How did it go?
It went pretty well, actually. But the lifestyle didn’t appeal to me. The hours aren’t good. Plus, there’s a thing that starts to happen when you go down that road — it’s very hard to spend time with people when you’re just trying to think of the joke. That was exhausting. Best-case scenario: I was going to end up in a sitcom, and then I would be off that sitcom in a blink of an eye, and I’d wake up and realize that I have no fucking skills. That would be a tough road. So I thought, maybe I’ll take an acting class.
Even though you’d already been working as an actor.
The thing I remember most was that I read Stanislavsky and Meisner. I think I was a bit embarrassed to say I wanted to be an actor. It was pretty superficial. But I remember reading those books and feeling like: here are two guys that look at this professionally in a way that hasn’t occurred to me. It felt like they were speaking the same language, directly to the artist I was trying to be in college. So I thought maybe there’s a way to make this work. It started to feel like an extension of a lot of conversations that started in art school, with Baldessari and Chris Burden, who rocked my world.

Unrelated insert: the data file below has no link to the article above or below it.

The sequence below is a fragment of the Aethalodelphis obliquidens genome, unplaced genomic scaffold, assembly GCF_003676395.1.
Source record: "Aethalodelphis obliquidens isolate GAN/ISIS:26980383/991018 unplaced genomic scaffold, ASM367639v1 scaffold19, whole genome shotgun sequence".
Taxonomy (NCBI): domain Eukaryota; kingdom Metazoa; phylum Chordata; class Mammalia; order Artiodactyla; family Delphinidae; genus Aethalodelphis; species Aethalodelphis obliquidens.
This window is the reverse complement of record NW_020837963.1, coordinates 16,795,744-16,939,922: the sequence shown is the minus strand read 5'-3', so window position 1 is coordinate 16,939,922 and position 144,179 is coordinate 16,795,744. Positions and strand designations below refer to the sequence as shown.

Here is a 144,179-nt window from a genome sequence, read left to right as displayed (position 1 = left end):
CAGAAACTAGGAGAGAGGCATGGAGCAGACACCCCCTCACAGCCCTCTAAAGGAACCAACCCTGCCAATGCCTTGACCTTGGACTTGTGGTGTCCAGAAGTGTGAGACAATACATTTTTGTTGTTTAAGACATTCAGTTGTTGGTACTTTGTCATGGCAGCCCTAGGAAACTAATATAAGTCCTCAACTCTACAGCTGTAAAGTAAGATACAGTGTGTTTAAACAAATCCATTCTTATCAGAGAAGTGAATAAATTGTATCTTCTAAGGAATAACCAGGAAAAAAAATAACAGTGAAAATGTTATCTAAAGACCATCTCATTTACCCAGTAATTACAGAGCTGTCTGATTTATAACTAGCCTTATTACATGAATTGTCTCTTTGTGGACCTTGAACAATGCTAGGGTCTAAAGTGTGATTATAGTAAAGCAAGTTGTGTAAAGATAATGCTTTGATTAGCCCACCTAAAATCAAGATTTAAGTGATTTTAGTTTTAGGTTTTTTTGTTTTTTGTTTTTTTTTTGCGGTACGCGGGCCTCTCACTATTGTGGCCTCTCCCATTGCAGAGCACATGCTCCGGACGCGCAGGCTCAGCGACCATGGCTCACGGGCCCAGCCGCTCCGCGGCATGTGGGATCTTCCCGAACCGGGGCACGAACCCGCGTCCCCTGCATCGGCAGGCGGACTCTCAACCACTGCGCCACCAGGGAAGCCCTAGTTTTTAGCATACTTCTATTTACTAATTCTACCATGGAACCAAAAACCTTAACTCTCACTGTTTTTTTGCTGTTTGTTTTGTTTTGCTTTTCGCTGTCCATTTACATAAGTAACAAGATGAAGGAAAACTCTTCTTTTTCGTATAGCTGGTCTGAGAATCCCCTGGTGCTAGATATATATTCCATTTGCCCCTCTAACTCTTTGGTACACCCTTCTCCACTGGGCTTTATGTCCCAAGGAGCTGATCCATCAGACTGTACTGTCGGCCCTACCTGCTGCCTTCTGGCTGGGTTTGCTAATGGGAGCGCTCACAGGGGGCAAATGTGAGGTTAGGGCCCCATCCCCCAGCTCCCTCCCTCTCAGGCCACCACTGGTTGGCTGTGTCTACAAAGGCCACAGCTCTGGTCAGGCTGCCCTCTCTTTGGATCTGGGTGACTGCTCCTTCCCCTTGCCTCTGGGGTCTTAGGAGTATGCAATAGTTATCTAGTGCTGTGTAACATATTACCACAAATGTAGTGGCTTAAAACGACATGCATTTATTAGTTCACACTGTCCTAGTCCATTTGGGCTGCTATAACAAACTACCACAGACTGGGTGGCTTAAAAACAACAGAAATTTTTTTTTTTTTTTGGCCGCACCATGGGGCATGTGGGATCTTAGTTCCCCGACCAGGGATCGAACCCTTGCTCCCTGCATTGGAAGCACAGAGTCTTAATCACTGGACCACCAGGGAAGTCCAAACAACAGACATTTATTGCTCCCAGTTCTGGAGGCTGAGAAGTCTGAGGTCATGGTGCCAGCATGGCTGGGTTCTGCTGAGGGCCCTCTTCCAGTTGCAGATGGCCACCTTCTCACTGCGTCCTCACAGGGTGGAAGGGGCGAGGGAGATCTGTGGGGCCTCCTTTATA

What was it in their work that was blowing your mind at the time?
Well, look: when you’re a kid from Modesto and you go off and you’re getting whatever it was, a bachelor of fine arts in studio arts, you come home and tell your friends, your parent’s friends, your grandparents…and the question you get back is: “What are you going to do with that?” There’s a cliché out there that nobody makes a living doing that kind of stuff — it’s the furthest thing from the truth. When I started going to see Chris Burden’s work, John Baldessari’s work, William Wegman’s work, and going to see all these shows in Los Angeles and visiting artist studios, I would think, “Wow, I can have a life where I don’t go to an office, you know?” And it had great appeal to me. And, so, that started a new conversation for me.
How has that conversation evolved over the last 20 years?
The only thing that happened when I switched over — from drawing and ceramics to taking acting classes and then eventually getting work — was that this profession has a lot of bullshit that comes along with it, there’s a public eye factor, so there were adjustments. How do you succeed in this business and still maintain some sense of normalcy.
Now do you get to point your three kids to things and be like, “Check out this Baldessari,” or “Read this Elmore Leonard, cause this is what my show’s about,” or…
The short answer is yes.